The combination of high cattle prices and high input prices does not necessarily mean that beef cattle producers will be profitable. It takes wise investments, careful expenditures, and strategic marketing to be in the black. Good management must happen in many different production, marketing, and financial aspects. Fifty profit tips for beef cattle producers are presented here for consideration.
1. Take advantage of hybrid vigor. Crossbreed.
2. Pay the extra money for a good bull. You will get it back several-fold when it comes time to market your calves.
3. Learn how to use EPDs. Then use them for every herd sire or registered female purchase and mating decision.
4. Pregnancy check cows within a month or two of the end of breeding. Do not let open cows run up a tab that they cannot pay.
5. Work with a good veterinarian. Be straight with your vet when he or she asks questions about your management practices. Your vet is trying to provide your cattle with the best health care possible and needs your cooperation in this process.
6. Vaccinate your cattle. The dollars and cents behind this recommendation are clear: 2 doses of blackleg vaccine = less than $2 per calf; 1 case of blackleg = 1 dead calf that could have brought $700 or more at weaning
7. Observe cattle frequently and closely.
8. Treat cattle injuries and disease conditions promptly.
9. When dealing with death loss, do not wait until the umpteenth animal is lost to have a necropsy performed. Track down the cause of death as soon as possible.
10. Parasites are thieves. Deworm your cattle. Control the flies.
11. Know how to identify plants poisonous to cattle.
12. Take time when laying out fencelines, water sources, and facility locations.
13. Maintain your fences.
14. Invest in decent cattle handling facilities. This is one of the best things you will ever do on your operation.
15. Livestock scales are invaluable. Use them often.
16. Handle your cattle with care. It is important for safety and productivity, and you never know who might be watching.
17. A fast horse is nice. A fast cow is trouble. Cull the crazy cattle.
18. Keep safety as the top priority in everything on the farm.
19. Look into getting farm liability insurance.
20. Be a good steward of your natural resources.
21. Soil test. Fertilizer is too expensive to put out blindly. Target your nutrient applications.
22. Use management intensive grazing techniques to get the most out of your pasture.
23. Develop a forage supply and demand budget. Then adjust your forage production and stocking rates accordingly.
24. Whether grazing or haying, do not let your forage become too mature. The nutritional value tanks when this happens.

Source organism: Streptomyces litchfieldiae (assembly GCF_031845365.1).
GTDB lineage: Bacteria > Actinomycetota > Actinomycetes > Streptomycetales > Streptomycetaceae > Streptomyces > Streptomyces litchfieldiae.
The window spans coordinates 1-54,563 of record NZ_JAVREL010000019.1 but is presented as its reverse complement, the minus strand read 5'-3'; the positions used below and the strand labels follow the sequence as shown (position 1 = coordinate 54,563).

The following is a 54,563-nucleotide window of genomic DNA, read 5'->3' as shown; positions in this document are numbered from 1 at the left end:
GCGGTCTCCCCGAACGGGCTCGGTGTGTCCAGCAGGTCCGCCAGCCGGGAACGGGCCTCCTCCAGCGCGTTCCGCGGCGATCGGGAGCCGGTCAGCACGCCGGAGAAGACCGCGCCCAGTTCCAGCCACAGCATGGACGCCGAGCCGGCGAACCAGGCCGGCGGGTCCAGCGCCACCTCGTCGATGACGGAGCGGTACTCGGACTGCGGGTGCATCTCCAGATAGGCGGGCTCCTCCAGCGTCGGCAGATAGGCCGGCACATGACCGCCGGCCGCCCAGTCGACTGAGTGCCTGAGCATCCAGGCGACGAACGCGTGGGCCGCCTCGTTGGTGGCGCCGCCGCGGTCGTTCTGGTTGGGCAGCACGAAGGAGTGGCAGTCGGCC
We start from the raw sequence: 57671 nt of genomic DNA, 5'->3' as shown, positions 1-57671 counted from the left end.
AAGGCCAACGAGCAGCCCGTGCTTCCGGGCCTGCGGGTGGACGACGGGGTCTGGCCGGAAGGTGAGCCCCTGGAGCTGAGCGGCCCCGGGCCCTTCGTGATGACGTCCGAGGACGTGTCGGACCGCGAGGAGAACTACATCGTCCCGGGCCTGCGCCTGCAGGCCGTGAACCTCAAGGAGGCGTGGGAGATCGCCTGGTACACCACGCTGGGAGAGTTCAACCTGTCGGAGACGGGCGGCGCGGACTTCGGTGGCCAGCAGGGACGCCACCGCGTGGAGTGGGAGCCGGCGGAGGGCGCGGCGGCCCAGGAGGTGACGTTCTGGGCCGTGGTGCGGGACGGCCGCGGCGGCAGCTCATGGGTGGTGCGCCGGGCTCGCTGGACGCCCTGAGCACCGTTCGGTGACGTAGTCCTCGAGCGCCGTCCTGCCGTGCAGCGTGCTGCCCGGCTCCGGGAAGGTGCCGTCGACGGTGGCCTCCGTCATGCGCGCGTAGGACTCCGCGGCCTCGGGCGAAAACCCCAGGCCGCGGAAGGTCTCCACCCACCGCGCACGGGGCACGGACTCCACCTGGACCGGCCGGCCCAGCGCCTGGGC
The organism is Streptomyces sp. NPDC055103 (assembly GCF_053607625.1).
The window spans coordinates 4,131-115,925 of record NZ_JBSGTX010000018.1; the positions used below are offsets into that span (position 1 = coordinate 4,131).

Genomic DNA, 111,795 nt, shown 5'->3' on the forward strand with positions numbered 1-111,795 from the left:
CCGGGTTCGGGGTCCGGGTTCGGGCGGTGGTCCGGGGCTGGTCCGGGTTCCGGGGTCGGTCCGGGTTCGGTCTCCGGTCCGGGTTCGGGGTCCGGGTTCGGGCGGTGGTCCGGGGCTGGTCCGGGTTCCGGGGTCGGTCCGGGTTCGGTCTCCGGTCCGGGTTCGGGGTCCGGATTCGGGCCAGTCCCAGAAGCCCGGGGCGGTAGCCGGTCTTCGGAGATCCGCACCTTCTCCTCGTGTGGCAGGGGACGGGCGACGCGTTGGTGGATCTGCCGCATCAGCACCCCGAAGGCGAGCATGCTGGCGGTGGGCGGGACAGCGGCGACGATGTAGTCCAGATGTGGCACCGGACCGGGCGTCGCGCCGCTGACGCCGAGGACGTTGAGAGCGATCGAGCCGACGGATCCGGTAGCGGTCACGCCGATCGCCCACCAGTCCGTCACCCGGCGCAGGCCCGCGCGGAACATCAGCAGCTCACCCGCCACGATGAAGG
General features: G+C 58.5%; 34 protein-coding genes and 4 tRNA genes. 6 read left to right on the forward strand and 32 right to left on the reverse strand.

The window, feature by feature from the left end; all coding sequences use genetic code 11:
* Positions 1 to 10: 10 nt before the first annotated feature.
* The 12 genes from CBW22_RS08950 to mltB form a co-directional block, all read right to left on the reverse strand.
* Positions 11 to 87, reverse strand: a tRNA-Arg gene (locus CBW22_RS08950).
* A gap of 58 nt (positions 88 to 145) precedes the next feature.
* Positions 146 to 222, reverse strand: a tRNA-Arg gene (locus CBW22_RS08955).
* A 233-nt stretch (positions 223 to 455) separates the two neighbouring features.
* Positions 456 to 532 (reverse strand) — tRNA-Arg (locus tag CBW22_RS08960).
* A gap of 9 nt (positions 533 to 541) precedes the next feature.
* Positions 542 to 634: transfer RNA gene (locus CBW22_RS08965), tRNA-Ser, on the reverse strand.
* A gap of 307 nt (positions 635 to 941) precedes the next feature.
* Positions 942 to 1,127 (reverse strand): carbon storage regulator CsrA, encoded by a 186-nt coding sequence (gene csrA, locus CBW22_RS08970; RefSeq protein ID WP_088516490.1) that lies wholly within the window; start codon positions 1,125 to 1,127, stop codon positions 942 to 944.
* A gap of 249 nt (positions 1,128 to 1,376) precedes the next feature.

25. Know your hay quality, and supplement accordingly.
26. Manage body condition for good reproductive success. A thin herd produces fewer calves.
27. A white salt block is not a complete mineral nutrition program. Supplement minerals and vitamins properly.
28. Avoid grain overload and other nutritional nightmares with good feeding management.
29. Implants and ionophores are proven to be great investments. Use them when appropriate.
30. Castrate feeder calves to avoid the intact bull calf discount.
31. Take the horns off of feeder calves. Horns lead to bruises, other injuries, and discounts.
32. There is power in numbers. Pool resources with your neighbors. Group labor, input purchasing, and cattle marketing are some areas where this can be beneficial.
33. Develop and grow a good business reputation.
34. Network. Good business relationships can make all the difference in profitability.
35. At least use a record keeping book, if not a record keeping computer software program.
36. Use electronic and information technology to your benefit.
37. Put a pencil to your farm finances. Know your expenses and income. Budget ahead.
38. Keep all your farm receipts for tax time.
39. Pay your bills on time to avoid late fees and interest.
40. Shop around for inputs.
41. Beware of "silver bullet" products. Make sure they are backed by sound, unbiased science.
42. Buy feed by the truckload instead of by the sackful.
43. Support the local economy with your cattle business dealings. It keeps more local doors open, jobs active, and potential customers buying.
44. Know when to get rid of equipment and other assets that become a money pit.
45. Promote your product.
46. When you are not sure about something in the cattle operation, starting asking questions. Try to get the information you need before you need it.
47. Do not overextend your resources. This leads to less than optimum management, undue stress, and sometimes financial difficulties.
48. Implement management practices properly to get the intended result. For example, a poor effort of heat detection can ruin a breeding program.
49. Do not be afraid to change. Adapt your management and marketing practices and strategies with the times.
50. Never stop learning about the cattle business. New knowledge is created all the time, and for many, there is still plenty of old knowledge to master.
This list of profit tips is by no means a complete list of recommended practices. To make improvements to the bottom line of a beef cattle operation, be thorough in analyzing and planning all aspects of the operation. For more information about beef cattle production, contact an office of the Mississippi State University Extension Service.
Source: Jane Parish – Extension Beef Cattle Specialist, Mississippi State University